skip navigation

PUBLICATIONS

Register for Latest Research

Stay Informed
Register with NCJRS to receive NCJRS's biweekly e-newsletter JUSTINFO and additional periodic emails from NCJRS and the NCJRS federal sponsors that highlight the latest research published or sponsored by the Office of Justice Programs.

NCJRS Abstract

The document referenced below is part of the NCJRS Virtual Library collection. To conduct further searches of the collection, visit the Virtual Library. See the Obtain Documents page for direction on how to access resources online, via mail, through interlibrary loans, or in a local library.

 

NCJ Number: 200307 Find in a Library
Title: Integrated Offender Management Changing the Way We Work With Offenders in New Zealand
Author(s): Tracy Mellor
Corporate Author: New Zealand Dept of Corrections
New Zealand
Date Published: 2002
Page Count: 8
Sponsoring Agency: Australian Institute of Criminology
Canberra ACT, 2601, Australia
New Zealand Dept of Corrections
Wellington, New Zealand
Sale Source: Australian Institute of Criminology
GPO Box 2944
Canberra ACT, 2601,
Australia
Document: PDF
Type: Conference Material
Format: Document (Online)
Language: English
Country: Australia
Annotation: This paper describes the design, implementation, and current standing of Integrated Offender Management (IOM) in New Zealand.
Abstract: The Department of Corrections in New Zealand sought to implement a program of IOM because of problems with high rates of incarceration and recidivism, lack of quality in reporting practices, lack of integration between department services, and a lack of direction for the targeting of resources. IOM offers a structured approach to offender management, which utilizes standard tools for the assessment and management of offender needs. Consistent induction, assessment, offender management, and targeted interventions are the goal of the IOM program. The first phase involved with the New Zealand project was the design of the IOM model that would be appropriate for the department's needs. The design process involved a review of the available resources and the development of a consistent assessment and targeting plan. The implementation process involved assembling project teams, a steering committee, and appointing a Project Manager. The most important implementation functions were to gain staff support for the IOM program and to train staff on the new job requirements. The report concludes with a review of ongoing implementation responsibilities and plans for a formal program evaluation.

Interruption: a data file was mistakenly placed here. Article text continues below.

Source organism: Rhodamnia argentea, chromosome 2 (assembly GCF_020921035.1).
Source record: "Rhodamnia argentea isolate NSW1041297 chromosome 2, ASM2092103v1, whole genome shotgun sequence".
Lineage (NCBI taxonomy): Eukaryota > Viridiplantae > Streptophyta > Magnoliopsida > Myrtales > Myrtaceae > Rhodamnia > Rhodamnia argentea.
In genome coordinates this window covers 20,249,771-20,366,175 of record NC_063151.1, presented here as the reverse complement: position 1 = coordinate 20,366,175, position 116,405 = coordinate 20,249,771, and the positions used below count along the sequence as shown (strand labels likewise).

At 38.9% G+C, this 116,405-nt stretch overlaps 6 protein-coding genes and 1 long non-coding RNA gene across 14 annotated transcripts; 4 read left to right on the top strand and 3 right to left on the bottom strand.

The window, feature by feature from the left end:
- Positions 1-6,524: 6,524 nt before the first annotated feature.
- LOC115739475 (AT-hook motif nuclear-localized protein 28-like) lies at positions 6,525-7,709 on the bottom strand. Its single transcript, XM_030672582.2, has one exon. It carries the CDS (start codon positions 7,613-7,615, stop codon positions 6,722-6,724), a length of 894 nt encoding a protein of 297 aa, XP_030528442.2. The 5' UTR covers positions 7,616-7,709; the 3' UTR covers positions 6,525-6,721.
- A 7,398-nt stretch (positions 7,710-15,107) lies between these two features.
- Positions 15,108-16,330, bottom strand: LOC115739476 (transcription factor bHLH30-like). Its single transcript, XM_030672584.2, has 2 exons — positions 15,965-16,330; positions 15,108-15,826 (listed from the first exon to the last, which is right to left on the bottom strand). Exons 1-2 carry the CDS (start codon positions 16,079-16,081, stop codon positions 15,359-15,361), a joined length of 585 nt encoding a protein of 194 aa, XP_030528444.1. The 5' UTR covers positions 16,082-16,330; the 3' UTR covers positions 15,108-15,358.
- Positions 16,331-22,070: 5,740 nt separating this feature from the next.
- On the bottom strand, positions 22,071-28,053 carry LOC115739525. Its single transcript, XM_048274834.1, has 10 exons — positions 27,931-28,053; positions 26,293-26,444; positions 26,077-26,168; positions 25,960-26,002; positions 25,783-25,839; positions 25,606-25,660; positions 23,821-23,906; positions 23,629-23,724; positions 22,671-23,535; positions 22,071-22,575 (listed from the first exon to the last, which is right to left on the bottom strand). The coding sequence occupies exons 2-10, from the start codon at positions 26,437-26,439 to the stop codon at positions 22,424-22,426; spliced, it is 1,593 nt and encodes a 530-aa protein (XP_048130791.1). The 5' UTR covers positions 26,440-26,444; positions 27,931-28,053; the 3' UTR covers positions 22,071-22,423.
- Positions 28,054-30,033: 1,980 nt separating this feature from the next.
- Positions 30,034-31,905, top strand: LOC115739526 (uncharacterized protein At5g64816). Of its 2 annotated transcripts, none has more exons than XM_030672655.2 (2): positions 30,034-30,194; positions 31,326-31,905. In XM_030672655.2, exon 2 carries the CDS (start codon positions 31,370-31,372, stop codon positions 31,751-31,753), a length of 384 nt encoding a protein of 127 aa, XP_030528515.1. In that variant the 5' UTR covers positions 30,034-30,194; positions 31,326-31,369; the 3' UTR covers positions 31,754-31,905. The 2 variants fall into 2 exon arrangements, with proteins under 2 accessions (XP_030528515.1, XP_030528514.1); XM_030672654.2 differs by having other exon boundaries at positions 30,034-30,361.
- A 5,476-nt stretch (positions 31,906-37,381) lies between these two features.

Main Term(s): Corrections management; Foreign correctional systems; New Zealand
Index Term(s): Correctional planning; Correctional reform; Corrections in foreign countries; Corrections policies; Corrections standards
Note: Paper presented at the Probation and Community Corrections: Making the Community Safer Conference convened by the Australian Institute of Criminology and the Probation and Community Corrections Officers' Association Inc., held in Perth, Australia, on September 23-24, 2002. Downloaded May 12, 2003.
To cite this abstract, use the following link:
http://www.ncjrs.gov/App/publications/abstract.aspx?ID=200307

*A link to the full-text document is provided whenever possible. For documents not available online, a link to the publisher's website is provided. Tell us how you use the NCJRS Library and Abstracts Database - send us your feedback.